David Low: The Nomadic Singapore Footballer

A lack of opportunities in Singapore did not deter David Low. Instead, he trawled the globe and tried his luck in more than 10 countries, including Mongolia and Cameroon. He sat down with Kenneth Tan to discuss his adventures, sacrifices and what lies ahead...

He has never played in Singapore professionally, but David Low insisted he had little regrets, not when he had the career he had.

Packing his bags in 2007, Low would embark on a journey that took him to Australia, USA, Germany, Switzerland, Hungary, Thailand, Mongolia, Iceland, New Zealand, Italy, Cameroon and Portugal.

I just knew Singapore football was not for me. There’s like a very strange mentality going on and there’s a lot of unprofessionalism

It all began in his early 20s, when he struggled to secure a playing contract in Singapore after the completion of his National Service (NS).

“It was tough because I had to restart everything after stopping for two years,” Low told FourFourTwo. “I trained with a few teams, including Tampines Rover’s Prime League (in 2006).

“From there I just knew Singapore football was not for me. There’s like a very strange mentality going on and there’s a lot of unprofessionalism. It’s a sensitive topic so I don’t want to elaborate too much on that.

“For me, I wasn’t one to dwell on it and let this beat me. If Singapore’s not for me, the world is out there; I’m going to go out and do what I can. My philosophy has been that there are a lot of ways to achieve your goals – some short, some long – you just got to find it.”

This was a career that took him over the world

While some are apprehensive about leaving their comfort zone at a young age, Low had no such qualms.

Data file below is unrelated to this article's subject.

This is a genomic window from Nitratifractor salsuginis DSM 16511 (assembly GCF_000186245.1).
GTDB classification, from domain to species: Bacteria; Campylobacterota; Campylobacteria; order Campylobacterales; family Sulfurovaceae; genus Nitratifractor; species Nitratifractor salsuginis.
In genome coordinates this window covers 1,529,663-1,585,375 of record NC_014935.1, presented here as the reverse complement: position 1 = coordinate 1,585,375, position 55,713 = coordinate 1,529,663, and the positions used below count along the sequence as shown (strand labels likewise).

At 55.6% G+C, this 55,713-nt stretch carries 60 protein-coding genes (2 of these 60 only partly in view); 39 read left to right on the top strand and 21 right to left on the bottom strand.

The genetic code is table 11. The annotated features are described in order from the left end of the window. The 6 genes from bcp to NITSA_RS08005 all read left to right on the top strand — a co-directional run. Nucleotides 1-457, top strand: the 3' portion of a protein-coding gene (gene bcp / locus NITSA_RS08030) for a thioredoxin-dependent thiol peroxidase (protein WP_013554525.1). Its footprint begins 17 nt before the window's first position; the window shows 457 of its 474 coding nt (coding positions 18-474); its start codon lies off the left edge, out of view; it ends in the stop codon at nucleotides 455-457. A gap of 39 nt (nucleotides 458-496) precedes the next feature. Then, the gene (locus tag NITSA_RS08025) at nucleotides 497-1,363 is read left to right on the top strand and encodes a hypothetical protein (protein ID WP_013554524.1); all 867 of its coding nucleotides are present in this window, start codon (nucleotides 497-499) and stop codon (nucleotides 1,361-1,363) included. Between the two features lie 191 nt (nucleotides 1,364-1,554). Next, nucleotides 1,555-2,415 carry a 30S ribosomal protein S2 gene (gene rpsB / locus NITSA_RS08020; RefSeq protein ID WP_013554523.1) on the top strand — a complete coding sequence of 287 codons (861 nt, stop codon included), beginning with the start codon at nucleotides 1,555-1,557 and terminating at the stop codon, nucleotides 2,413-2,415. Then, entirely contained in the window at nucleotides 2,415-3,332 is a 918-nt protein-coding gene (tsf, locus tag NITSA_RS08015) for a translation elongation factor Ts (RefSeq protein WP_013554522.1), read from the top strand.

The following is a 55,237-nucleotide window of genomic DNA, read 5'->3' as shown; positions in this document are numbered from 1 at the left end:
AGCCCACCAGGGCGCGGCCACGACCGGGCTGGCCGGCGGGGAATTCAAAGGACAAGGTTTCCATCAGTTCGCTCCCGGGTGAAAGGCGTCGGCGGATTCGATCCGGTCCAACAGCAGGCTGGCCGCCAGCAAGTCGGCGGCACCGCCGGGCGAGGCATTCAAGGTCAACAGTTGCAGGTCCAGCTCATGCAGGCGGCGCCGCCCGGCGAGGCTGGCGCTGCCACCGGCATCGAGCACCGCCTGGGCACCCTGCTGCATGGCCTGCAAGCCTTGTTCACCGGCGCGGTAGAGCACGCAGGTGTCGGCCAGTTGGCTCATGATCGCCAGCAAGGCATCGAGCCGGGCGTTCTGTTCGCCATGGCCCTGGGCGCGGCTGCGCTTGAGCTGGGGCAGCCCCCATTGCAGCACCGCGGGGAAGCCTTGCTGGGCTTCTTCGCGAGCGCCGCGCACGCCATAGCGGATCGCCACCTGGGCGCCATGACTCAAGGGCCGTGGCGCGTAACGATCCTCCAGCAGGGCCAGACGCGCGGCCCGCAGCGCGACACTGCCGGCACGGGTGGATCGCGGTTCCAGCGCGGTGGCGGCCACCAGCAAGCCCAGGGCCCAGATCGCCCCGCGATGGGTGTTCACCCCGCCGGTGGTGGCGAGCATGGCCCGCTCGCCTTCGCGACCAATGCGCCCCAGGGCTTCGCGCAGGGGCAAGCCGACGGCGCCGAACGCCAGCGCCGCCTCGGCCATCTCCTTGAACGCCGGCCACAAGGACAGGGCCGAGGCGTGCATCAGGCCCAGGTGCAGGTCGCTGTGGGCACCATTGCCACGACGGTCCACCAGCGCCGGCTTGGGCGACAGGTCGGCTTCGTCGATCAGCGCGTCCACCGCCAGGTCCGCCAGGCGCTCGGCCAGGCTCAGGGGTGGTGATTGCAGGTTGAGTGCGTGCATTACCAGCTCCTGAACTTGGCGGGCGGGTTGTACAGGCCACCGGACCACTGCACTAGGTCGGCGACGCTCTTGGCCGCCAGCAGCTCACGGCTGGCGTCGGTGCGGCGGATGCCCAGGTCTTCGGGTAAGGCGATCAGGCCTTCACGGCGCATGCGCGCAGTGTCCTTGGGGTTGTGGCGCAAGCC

“Do you know I grew up in South Africa?” he revealed. “I moved there at 11 with my family; my dad got into missionary work there and the lifestyle here was way too fast.

“I spent seven years before coming back at 18 to serve NS. I finished high school there and played for a local club called Stellas FC.”

Despite his parents’ objection, Low decided to follow his heart.

David Low Fact File

Born: Nov 23, 1983

Clubs: Southwest Phoenix (Australia) - 2007, Western Mass Pioneers (USA) - 2008, Offenburger FV (Germany) - 2008, FC Concordia Basel (Switzerland) - 2009, Buki TK (Hungary) – 2009, Rangsit University (Thailand) - 2011, Khoromkhon FC (Mongolia) - 2012, Southern United (New Zealand) - 2013, CD Chivas II (USA) - 2014, Canon Yaounde (Cameroon) - 2015, Cosmos de Bafia (Cameroon) - 2016

Honours: Mongolian Cup (2012)

“My parents never liked me playing football because they don’t see it as a future (which you can rely on),” he shared.

“I understood as parents, they always thought for your well-being. But sometimes when you have a passion, you just have to go all out.”

Off he went

Low’s first destination was Australia, where he played for South West Phoenix FC in the Football West State League Division 1 for half a season.

His experience there proved to be an eye-opener for the then 23-year-old.

“I had some UK friends playing there and they asked me to come over,” he shared. “I thought ‘This was it. Just go and give it a shot. If it doesn’t work out, I’ll try something different’.